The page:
Jim Stiles

Back in 2008, the day after Obama’s landslide election, local progressive/environmentalist Dave Erley sent out a mass celebratory email. In part he wrote:

“The progressive, green, candidates won all three contested County Council seats and the progressives now have a clear majority on the Council. How loud can I sing ‘Happy Days are here again’? This all reflects the demographic changes that have occurred in Grand County in the last four years… Fallout from the amenities economy I guess…”

And he had a personal note for me:

“Jim (Stiles), this is another aspect of the amenities economy you have been hammering on. I hope you have the courage to discuss the pros and not just the cons of the demographic shift…”

Erley signed his letter, “euphoric in the desert…”

Now in 2017, as Moab explodes from its “industrial tourism” successes and excesses, as it deals with an amenities economy marked by low wages, exorbitant housing prices, and chaotic growth, and with even more exponential growth ahead, I wonder if Mr. Erley is as “euphoric in the desert” as he was that bright November morning almost a decade ago.

Claiming to be “green” or “progressive” while also playing huckster for the industrial recreation industry is nothing new. The partnership of environmentalists and the corporate outdoor gear industry goes back almost 20 years.

In 1998, environmentalists from across the country gathered at an Arizona dude ranch for a “Wilderness Mentoring Conference,” to consider new strategies. One prominently displayed quote established the meeting’s tone and direction:

“Car companies and makers of sports drinks use wilderness to sell their products. We have to market wilderness as a product people want to have.”

It was a seminal moment. Subsequently, mainstream environmentalists formed lucrative alliances with the outdoor recreation industry. It was a perfect fit. Marketing the “New West” was born.

Now, transforming the Rural West into more Moabs is environmentalists’ daily mantra. They believe it’s the best way to “save” it. Just ask the outdoor industry.

Luther Probst, the Outdoor Industry Alliance’s board chairman, recently proclaimed, “The evidence is overwhelming that monuments and other protected public land actually contribute to the prosperity of rural communities.”

The OIA boasts that the recreation economy generates $646 billion in consumer spending and creates 6.1 million jobs. Environmental groups fervently embrace such factoids and spend more time praising the potential profits from monuments and parks than the reasons wilderness is important in the first place.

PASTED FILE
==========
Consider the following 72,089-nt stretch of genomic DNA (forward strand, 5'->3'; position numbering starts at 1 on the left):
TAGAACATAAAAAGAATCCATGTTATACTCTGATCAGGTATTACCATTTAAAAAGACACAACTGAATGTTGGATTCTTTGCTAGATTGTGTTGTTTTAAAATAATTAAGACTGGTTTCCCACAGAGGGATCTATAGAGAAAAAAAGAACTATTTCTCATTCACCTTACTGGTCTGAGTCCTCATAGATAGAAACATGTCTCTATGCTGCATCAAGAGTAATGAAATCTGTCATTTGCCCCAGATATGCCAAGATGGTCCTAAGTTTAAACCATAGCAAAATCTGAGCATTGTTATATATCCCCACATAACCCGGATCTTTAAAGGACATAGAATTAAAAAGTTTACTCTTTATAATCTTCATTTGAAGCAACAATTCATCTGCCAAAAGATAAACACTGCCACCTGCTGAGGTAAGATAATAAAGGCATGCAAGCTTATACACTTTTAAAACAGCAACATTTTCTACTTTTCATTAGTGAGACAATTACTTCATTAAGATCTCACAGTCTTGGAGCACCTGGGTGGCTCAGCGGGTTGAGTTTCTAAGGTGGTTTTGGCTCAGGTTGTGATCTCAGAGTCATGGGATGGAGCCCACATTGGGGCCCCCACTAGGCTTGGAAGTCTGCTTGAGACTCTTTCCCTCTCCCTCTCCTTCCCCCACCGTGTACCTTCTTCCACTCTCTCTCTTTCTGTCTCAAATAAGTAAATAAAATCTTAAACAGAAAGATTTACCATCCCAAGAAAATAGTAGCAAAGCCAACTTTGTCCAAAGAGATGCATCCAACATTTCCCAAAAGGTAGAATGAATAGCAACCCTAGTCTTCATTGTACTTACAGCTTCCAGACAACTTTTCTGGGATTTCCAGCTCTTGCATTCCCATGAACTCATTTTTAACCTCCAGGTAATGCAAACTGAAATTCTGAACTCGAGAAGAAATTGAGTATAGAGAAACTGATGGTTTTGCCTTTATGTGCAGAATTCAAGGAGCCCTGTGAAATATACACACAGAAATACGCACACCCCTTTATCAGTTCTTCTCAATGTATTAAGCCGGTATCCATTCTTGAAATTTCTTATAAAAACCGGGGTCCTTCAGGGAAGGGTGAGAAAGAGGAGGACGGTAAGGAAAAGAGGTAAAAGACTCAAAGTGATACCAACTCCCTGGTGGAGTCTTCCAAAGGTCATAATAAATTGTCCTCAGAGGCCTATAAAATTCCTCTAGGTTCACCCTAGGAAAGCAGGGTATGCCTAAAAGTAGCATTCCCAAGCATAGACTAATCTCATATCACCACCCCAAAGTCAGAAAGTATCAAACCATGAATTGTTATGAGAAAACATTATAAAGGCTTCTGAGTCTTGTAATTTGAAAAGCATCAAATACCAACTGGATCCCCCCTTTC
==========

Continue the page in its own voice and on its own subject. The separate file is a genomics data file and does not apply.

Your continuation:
Their unbridled enthusiasm is also the New West’s Big Lie.

While the recreation industry and environmental groups grind out daily reports on the financial benefits of an industrial tourism economy, it’s a deceptive claim – just who specifically prospers in the New West?

These recently urbanized rural economies were rarely intended to benefit the citizens whose families founded small Western towns more than a century ago. Or the Native Americans who came before them. For the New West, it’s not a matter of helping rural communities. It’s about replacing them.

The recent Bears Ears issue has intensified the debate. No one has been more candid about eliminating the rural economy than Mark Bailey, a former Salt Lake City investment adviser, now relocated to Torrey, Utah, and a board member of the Wild Utah Project. He wrote recently:

“I have a vision of Torrey becoming an example of rural renewal and progress, where the flora and fauna are left unmolested by domestic livestock, water runs free in the streams, the rocks are not mined and crushed for road base and the forests are not clear cut but the community thrives all the same….There exists the infrastructure to support gatherings and targeted conventions for think tanks, conservationists, literary and arts gatherings.”

For those people whose families have lived there for a century or more, Bailey suggests they leave home, get an education, then “work to build intellectual capital.” It might take years.

The fact is, most “Old Westerners” do not have the money, the time, or the expertise to transfer their entire lives into a recreation economy. When New West boosters praise their own economic accomplishments, few are expecting to share that success with their Old West adversaries. The transformation of the American Rural West is really a hostile takeover.

In fact, most urban proponents ooze loathing for the rural population and repeatedly dismiss them as ignorant, racist rubes. But the New West ignores the fact that their “solution” establishes a culture and economy that excludes everyone – of any race – who lacks the affluence and wealth to participate in it.

It creates a New West Feudal System of “haves” and “have nots.”

And what happens to the millions of rural Americans who founded these communities decades or centuries ago? Anglos and Native Americans alike? The industrial tourism economy is always looking for burger flippers and curio clerks.

Good luck.

Jim Stiles is the founding publisher of The Canyon Country Zephyr and the author of “Brave New West.”